Otis Dozier, painter, printmaker, and teacher who first became prominent as a member of the Dallas Nine, a group of regionalist artists, was born on March 27, 1904, in Forney, Texas, one of four children of James M. and Valta (Farmer) Dozier. He was raised on a farm in nearby Mesquite and developed a love for wildlife and nature, which later became the primary subject matter of his art. In the early 1920s his family moved to Dallas, where Dozier received his earliest art training from Vivian Aunspaugh, Frank Reaugh, and Cora Edge.
During the 1930s Dozier became involved with the circle of regionalist artists then active in Dallas. He was a charter member of the Dallas Artists League, exhibited his work in the Dallas Allied Arts exhibitions, and from 1936 to 1938 taught at the Dallas School of Creative Arts. During this period, while studying works by Matisse, Picasso, Léger, Derain, and other European artists reproduced in back issues of Dial, Dozier developed a style characterized by strong forms and brilliant colors. By the mid-1930s he had tightened up his brushwork and muted his palette to the earthy grays, beiges, greens, and browns favored by regionalist artists. Several of his major works from this era focused on the plight of farmers dispossessed by the Great Depression. In Annual Move (1936), for example, a family loads up the car with cherished possessions, ready to move on through the barren brown landscape; in Grasshopper and Farmer (1937), a baleful, outsized grasshopper pins a farmer to the ground. Dozier's continued interest in international trends was manifested in such works as Grasshopper and Farmer and Jackrabbits (1935), in which the exaggerated size of insects and animals suggests a Surrealist influence, and Still Life With Striped Gourd (1935), in which several conflicting perspective systems evidence the influence of Cubism on his work.
Local critics praised Dozier's work, and he won prizes in several Allied Arts exhibitions (1932, 1935, 1947) and Texas General exhibitions (1946, 1947). He executed murals at Forest Avenue High School and the Agricultural and Mechanical College of Texas (later Texas A&M University) and, under the auspices of the Public Works of Art Project, painted murals for post offices in Giddings (1938), Arlington (1941), and Fredericksburg (1942). He began establishing a national profile during the early 1930s, when he exhibited his work at the International Watercolor Exhibition, San Francisco (1932); the Museum of Modern Art, New York (1933); and the First National Exhibition, Rockefeller Center, New York (1936).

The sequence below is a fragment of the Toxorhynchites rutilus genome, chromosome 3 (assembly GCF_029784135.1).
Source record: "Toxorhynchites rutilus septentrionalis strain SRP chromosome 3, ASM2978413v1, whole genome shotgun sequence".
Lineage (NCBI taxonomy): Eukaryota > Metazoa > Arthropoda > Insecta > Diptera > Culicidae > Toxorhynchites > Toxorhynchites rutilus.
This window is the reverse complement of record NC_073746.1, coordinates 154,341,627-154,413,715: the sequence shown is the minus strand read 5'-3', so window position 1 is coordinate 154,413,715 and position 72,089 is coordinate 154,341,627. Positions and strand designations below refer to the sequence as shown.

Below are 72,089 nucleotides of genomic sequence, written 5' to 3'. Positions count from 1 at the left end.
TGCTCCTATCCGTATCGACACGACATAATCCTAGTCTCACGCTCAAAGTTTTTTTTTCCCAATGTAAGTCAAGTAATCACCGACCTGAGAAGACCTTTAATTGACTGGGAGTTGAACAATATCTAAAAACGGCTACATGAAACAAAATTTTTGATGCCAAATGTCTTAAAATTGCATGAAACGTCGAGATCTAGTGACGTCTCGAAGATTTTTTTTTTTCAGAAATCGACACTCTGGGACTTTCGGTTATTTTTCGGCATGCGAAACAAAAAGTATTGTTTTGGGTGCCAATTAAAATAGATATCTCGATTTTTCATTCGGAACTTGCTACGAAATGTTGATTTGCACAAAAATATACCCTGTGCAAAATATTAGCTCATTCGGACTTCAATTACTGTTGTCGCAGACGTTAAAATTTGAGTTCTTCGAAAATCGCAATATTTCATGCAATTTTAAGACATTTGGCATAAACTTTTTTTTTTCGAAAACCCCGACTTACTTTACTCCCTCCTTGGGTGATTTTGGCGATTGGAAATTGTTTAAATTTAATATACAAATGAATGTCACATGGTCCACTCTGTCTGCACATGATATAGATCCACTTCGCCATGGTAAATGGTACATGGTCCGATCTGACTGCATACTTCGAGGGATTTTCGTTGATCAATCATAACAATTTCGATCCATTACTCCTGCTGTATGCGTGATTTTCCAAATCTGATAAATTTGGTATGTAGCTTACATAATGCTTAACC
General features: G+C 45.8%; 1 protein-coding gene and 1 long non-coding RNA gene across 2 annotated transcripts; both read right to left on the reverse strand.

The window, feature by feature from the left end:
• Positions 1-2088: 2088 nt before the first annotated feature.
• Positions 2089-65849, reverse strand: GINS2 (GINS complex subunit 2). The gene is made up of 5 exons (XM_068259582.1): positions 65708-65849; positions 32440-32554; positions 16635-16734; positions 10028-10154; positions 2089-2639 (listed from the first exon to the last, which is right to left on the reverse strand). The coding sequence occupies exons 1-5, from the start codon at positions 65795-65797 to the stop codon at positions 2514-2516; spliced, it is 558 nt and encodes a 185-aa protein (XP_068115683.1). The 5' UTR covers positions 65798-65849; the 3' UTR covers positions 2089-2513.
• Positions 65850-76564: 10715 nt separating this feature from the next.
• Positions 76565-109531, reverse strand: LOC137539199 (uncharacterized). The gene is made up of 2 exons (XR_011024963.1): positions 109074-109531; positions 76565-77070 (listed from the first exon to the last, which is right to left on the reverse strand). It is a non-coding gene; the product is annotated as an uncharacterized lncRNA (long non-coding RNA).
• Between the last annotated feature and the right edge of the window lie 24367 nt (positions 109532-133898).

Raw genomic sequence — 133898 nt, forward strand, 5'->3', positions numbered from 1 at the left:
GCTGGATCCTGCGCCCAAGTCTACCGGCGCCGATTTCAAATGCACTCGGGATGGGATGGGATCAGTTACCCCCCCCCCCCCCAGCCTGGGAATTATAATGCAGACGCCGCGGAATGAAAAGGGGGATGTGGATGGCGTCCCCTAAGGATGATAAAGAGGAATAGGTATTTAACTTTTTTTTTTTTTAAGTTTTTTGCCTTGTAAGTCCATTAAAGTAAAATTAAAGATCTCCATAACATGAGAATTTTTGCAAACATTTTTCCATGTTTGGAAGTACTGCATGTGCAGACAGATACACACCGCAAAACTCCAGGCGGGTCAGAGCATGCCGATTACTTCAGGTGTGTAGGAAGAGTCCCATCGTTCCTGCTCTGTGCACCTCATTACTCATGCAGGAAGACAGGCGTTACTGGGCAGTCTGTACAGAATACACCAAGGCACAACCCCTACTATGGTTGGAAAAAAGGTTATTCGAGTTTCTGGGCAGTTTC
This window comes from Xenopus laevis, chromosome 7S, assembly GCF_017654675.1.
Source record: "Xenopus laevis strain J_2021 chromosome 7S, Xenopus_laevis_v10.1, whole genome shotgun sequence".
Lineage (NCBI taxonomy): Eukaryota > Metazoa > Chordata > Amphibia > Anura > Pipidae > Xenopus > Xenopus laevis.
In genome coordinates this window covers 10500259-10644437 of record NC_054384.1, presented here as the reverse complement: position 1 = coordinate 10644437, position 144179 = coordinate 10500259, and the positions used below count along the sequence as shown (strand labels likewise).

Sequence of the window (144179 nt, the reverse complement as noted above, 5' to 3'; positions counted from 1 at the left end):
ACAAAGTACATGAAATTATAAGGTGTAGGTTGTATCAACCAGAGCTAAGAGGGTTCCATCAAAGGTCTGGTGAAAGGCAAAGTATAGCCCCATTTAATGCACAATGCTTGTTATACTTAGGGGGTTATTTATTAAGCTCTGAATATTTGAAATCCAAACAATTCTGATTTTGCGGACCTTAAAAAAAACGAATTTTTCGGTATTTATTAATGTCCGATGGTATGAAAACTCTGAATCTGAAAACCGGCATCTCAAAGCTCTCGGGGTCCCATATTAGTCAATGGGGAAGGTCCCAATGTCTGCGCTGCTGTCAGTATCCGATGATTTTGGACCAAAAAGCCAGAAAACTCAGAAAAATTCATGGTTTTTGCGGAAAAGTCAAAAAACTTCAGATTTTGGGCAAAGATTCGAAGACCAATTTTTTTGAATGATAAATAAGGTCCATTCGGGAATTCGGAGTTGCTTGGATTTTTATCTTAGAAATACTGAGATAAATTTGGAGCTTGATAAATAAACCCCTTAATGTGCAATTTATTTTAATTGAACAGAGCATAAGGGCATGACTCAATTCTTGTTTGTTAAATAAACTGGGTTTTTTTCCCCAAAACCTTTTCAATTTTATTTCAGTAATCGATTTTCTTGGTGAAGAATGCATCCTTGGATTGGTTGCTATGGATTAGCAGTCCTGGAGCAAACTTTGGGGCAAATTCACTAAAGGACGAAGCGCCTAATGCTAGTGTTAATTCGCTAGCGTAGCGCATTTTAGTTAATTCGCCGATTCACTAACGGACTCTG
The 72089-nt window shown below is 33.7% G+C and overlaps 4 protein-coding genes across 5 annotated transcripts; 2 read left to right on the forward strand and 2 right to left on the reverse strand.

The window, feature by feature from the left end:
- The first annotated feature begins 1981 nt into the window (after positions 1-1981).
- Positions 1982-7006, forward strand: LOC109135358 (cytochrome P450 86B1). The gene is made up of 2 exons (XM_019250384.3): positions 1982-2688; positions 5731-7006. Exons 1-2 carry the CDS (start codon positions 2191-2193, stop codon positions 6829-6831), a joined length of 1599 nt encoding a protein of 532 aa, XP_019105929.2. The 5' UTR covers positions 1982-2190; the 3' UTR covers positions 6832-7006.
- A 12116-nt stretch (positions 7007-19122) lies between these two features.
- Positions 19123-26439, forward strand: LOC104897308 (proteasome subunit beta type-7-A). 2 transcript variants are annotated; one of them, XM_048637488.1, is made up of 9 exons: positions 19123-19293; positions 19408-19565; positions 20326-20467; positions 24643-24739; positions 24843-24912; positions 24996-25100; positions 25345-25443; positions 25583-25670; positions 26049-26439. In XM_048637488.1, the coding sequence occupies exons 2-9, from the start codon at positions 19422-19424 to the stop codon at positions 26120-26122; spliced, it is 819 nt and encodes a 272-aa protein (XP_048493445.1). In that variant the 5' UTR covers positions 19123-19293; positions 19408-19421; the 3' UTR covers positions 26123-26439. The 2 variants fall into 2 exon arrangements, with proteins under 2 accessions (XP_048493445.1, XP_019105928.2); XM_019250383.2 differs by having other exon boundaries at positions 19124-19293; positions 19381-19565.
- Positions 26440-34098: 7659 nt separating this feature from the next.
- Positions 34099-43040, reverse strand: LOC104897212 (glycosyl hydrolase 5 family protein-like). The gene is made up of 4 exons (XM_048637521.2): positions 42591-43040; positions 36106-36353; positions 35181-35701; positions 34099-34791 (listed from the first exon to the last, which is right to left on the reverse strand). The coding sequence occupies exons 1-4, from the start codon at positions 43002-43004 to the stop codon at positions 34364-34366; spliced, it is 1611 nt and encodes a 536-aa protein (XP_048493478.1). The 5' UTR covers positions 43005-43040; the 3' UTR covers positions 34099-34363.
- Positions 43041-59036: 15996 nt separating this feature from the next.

In the summer of 1938 Dozier won a scholarship to the Colorado Springs Fine Arts Center, where he studied with Boardman Robinson. The following year he became Robinson's assistant, a position he held until 1945. While in Colorado Dozier made hundreds of journeys into the Rocky Mountains and produced more than 3,000 sketches of mountains and ghost towns. Under Robinson's influence he developed a more spontaneous, fluid style, using implements such as paper dipped in ink, a burnt stick from a camp fire, or his thumb. He also developed expertise in the lithographic medium and participated in every circuit of the Lone Star Printmakers.
In 1945 Dozier returned to Dallas, where he taught life drawing at Southern Methodist University until 1948 and painting and drawing at the Dallas Museum of Fine Arts (now the Dallas Museum of Art) school until 1970. His work was featured in solo exhibitions at the Dallas Museum of Fine Arts (1944), the University of Texas, Austin (1944), and M. Knoedler and Company, New York City (1945), among others. A 1956 Dozier retrospective at the Dallas Museum of Fine Arts garnered a positive review of his work in the December 17, 1956, issue of Time magazine. He continued to exhibit his work nationally at such venues as the Whitney Museum of American Art (1946) and the Metropolitan Museum of Art (1951), both in New York City.
During the latter part of his career Dozier developed a semiabstract style, using looser brushwork and more brilliant colors than he had during the Regionalist era. Although he moved away from the anecdotal subject matter of his 1930s work, he continued to use natural forms as a source of inspiration, noting that "you've got to start from where you are and hope to get to the universal." He found fresh material for his work on sketching trips to the Big Bend and Gulf Coast areas of Texas, the swamps and bayous of Louisiana, and the Four Corners area of New Mexico, Arizona, Utah, and Colorado. During the 1950s and early 1960s he traveled to Italy, Spain, Turkey, India, Ceylon, Thailand, Japan, and Mexico. Examples of his later work were published in Otis Dozier: A Portfolio of Six Paintings (1960) and Pecos to Rio Grande: Interpretations of Far West Texas by Eighteen Artists (1983).
Dozier married Velma Davis, a jeweler and ceramist, in 1940. Their contributions to Dallas's cultural life were honored in the 1974 exhibition produced by the Dallas Museum of Fine Arts, A Salute to the Doziers of Dallas. Dozier died of heart failure on July 28, 1987, and was buried at Restland Memorial Park. His work is in the permanent collections of the Modern Art Museum of Fort Worth; the Museum of Fine Arts, Houston; the Witte Museum and the Marion Koogler McNay Art Museum, both in San Antonio; the Archer M. Huntington Art Gallery at the University of Texas at Austin; the Longview Museum and Art Center; the Wichita Falls Museum and Art Center; the Panhandle-Plains Historical Museum in Canyon; the Dallas Museum of Art; and Southern Methodist University, Dallas. He is also represented in the collections of the Colorado Springs Fine Arts Center; the Denver Art Museum; the Newark Museum, New Jersey; the Wadsworth Atheneum in Hartford, Connecticut; the Whitney Museum of American Art; and the Metropolitan Museum of Art.